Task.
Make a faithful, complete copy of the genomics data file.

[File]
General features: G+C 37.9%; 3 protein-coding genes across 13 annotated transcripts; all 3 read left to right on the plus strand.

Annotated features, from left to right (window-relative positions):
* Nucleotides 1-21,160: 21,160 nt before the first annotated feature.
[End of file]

General features: G+C 37.9%; 3 protein-coding genes across 13 annotated transcripts; all 3 read left to right on the plus strand.

Annotated features, from left to right (window-relative positions):
* Nucleotides 1-21,160: 21,160 nt before the first annotated feature.